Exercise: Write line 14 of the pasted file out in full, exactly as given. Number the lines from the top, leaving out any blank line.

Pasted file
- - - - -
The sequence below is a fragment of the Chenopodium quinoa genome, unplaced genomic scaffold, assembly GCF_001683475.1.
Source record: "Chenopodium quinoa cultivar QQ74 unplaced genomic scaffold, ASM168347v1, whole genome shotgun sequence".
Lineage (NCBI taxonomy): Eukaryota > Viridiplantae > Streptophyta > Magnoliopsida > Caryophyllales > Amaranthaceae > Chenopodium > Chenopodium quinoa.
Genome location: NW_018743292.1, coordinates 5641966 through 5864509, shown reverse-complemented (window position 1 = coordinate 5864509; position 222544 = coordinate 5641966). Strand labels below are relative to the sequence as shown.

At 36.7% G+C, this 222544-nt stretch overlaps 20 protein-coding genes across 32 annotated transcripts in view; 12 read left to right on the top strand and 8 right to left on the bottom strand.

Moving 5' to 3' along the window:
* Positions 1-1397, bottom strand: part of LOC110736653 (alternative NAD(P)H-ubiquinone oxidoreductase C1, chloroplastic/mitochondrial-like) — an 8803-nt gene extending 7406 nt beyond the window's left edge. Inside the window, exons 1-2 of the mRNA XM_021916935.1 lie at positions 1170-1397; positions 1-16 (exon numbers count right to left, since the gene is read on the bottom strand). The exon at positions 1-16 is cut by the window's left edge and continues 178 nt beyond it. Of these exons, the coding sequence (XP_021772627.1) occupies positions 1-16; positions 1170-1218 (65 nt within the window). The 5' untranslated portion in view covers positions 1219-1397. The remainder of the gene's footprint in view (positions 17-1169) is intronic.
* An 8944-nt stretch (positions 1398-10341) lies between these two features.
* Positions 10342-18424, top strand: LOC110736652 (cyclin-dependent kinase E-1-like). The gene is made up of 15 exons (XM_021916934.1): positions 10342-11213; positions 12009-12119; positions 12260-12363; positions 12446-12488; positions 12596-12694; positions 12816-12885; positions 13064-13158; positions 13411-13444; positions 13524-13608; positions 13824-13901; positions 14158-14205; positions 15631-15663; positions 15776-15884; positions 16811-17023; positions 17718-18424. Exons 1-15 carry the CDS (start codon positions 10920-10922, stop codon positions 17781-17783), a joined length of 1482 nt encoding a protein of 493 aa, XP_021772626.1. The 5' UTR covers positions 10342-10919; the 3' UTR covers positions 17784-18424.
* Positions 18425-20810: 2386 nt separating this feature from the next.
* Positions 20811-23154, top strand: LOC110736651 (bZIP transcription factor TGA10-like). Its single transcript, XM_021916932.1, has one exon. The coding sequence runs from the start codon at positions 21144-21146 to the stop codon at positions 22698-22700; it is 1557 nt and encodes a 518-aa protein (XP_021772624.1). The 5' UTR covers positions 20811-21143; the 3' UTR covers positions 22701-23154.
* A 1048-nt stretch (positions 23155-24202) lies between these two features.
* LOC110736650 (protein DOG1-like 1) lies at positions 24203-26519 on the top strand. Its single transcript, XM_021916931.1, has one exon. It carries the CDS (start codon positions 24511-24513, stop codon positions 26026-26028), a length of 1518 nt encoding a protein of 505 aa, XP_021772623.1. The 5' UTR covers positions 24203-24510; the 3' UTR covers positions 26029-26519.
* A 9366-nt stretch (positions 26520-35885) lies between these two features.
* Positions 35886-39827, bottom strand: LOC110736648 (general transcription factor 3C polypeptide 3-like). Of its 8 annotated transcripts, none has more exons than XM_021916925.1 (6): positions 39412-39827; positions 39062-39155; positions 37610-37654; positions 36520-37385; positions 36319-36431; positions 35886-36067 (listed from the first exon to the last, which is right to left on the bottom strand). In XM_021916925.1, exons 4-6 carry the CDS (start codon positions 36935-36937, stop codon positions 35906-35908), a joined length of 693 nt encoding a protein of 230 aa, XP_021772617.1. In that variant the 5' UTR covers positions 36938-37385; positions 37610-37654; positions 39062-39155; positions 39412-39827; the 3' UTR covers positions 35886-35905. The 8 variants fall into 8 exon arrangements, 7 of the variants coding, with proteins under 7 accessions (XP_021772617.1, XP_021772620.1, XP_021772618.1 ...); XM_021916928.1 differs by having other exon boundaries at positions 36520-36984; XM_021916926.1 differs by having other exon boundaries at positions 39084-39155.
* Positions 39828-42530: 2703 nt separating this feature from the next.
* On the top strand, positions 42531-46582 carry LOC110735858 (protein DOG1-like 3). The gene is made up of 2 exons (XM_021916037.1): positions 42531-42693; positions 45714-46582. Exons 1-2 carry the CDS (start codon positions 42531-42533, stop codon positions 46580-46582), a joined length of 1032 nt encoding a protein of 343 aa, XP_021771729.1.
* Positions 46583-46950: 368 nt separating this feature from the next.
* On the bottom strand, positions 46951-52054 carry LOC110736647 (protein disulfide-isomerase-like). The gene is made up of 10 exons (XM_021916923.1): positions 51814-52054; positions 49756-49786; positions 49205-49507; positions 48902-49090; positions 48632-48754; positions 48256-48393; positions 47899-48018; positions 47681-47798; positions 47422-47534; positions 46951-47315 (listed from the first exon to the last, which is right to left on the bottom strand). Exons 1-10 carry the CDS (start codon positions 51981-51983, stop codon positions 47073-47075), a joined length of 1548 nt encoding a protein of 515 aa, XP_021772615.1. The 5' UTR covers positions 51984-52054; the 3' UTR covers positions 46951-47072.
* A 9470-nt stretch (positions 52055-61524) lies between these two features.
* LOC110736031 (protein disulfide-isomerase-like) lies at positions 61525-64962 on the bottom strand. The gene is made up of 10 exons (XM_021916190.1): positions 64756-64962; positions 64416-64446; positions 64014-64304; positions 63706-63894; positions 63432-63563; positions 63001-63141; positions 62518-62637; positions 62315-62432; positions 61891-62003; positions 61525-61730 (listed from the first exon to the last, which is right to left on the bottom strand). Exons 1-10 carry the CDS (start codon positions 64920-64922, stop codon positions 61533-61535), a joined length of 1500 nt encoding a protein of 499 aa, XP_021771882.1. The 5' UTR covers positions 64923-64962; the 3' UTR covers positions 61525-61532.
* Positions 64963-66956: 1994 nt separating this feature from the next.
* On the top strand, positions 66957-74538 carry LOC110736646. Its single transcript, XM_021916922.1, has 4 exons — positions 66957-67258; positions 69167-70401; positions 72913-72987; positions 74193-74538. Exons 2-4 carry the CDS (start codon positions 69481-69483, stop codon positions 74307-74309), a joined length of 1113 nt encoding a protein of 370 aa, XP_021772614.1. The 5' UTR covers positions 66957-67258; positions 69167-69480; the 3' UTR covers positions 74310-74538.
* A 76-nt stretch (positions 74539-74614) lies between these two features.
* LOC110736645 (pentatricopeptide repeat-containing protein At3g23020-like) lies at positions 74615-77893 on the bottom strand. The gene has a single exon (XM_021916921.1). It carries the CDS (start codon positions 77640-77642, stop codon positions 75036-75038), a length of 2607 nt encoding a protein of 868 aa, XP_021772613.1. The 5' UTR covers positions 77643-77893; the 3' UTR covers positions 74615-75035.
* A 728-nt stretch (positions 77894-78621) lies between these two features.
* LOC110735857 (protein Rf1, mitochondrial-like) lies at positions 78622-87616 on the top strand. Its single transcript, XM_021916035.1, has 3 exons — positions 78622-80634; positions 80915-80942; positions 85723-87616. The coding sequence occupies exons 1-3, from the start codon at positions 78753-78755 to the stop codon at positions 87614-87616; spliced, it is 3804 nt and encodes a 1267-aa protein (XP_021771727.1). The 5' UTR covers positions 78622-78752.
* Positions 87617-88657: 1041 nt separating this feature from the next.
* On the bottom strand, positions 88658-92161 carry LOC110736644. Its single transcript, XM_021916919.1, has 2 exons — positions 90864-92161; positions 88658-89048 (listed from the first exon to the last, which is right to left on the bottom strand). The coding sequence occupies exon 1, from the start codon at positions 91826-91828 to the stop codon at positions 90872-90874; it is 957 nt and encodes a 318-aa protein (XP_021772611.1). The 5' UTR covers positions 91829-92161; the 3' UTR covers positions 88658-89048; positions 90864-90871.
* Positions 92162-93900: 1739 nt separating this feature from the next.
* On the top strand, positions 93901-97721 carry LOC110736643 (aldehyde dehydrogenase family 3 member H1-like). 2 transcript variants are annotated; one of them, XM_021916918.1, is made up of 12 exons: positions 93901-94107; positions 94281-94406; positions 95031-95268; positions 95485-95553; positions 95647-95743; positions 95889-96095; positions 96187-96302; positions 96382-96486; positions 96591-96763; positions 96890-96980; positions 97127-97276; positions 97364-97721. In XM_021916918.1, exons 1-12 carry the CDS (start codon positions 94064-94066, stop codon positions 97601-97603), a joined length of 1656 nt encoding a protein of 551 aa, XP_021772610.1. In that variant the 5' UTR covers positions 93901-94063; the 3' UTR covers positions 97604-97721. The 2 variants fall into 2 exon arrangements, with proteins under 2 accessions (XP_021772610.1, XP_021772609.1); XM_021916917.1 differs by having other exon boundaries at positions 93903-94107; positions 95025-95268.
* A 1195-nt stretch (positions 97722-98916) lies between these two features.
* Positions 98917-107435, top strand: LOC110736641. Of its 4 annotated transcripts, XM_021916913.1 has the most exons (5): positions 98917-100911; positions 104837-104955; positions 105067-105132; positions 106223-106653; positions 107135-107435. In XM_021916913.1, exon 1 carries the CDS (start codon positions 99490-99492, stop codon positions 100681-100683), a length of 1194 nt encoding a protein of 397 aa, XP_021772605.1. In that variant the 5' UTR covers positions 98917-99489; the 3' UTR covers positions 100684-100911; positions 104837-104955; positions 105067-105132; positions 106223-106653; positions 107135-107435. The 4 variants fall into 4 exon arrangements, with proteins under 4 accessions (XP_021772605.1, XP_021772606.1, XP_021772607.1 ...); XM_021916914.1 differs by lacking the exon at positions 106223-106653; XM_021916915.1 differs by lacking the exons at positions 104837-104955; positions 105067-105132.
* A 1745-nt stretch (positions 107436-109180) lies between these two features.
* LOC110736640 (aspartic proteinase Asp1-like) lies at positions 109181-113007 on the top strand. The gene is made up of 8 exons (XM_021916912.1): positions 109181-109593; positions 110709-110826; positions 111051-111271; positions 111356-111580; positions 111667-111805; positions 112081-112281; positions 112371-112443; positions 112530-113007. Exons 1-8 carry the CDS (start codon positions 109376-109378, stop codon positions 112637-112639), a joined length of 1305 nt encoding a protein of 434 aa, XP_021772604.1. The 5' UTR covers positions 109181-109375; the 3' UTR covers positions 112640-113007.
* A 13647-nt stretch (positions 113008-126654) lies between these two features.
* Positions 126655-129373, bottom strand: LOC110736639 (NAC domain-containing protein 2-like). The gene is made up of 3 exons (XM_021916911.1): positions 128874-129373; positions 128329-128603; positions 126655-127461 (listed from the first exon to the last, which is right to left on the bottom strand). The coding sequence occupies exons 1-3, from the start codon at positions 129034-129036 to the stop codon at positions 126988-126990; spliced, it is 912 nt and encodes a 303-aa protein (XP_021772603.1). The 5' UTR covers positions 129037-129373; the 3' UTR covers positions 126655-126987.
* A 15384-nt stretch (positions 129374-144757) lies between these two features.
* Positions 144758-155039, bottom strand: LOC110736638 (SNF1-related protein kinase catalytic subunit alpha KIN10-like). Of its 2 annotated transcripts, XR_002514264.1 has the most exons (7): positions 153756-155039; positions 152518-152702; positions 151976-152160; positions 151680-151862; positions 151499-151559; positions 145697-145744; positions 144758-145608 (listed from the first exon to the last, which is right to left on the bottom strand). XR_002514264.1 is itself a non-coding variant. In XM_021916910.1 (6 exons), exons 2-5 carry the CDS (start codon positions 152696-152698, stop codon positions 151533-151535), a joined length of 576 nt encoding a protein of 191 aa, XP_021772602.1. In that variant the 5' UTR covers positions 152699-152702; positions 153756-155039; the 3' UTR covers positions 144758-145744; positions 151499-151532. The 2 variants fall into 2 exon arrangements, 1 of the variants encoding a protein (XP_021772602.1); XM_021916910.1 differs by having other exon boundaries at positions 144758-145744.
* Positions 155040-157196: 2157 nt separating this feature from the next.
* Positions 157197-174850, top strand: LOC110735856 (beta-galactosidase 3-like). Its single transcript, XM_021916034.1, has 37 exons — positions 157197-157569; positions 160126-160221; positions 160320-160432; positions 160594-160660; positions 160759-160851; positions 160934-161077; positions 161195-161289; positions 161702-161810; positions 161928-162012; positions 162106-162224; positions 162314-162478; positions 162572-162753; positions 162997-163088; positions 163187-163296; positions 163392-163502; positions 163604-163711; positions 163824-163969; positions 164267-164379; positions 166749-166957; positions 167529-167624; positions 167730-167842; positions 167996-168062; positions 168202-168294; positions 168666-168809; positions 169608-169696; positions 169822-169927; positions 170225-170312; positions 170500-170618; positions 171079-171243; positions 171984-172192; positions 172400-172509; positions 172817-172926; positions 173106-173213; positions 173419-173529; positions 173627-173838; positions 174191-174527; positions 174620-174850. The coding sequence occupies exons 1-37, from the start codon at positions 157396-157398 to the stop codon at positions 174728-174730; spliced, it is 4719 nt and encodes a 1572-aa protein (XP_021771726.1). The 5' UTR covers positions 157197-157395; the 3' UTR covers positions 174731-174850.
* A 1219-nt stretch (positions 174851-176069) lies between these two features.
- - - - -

* A 9366-nt stretch (positions 26520-35885) lies between these two features.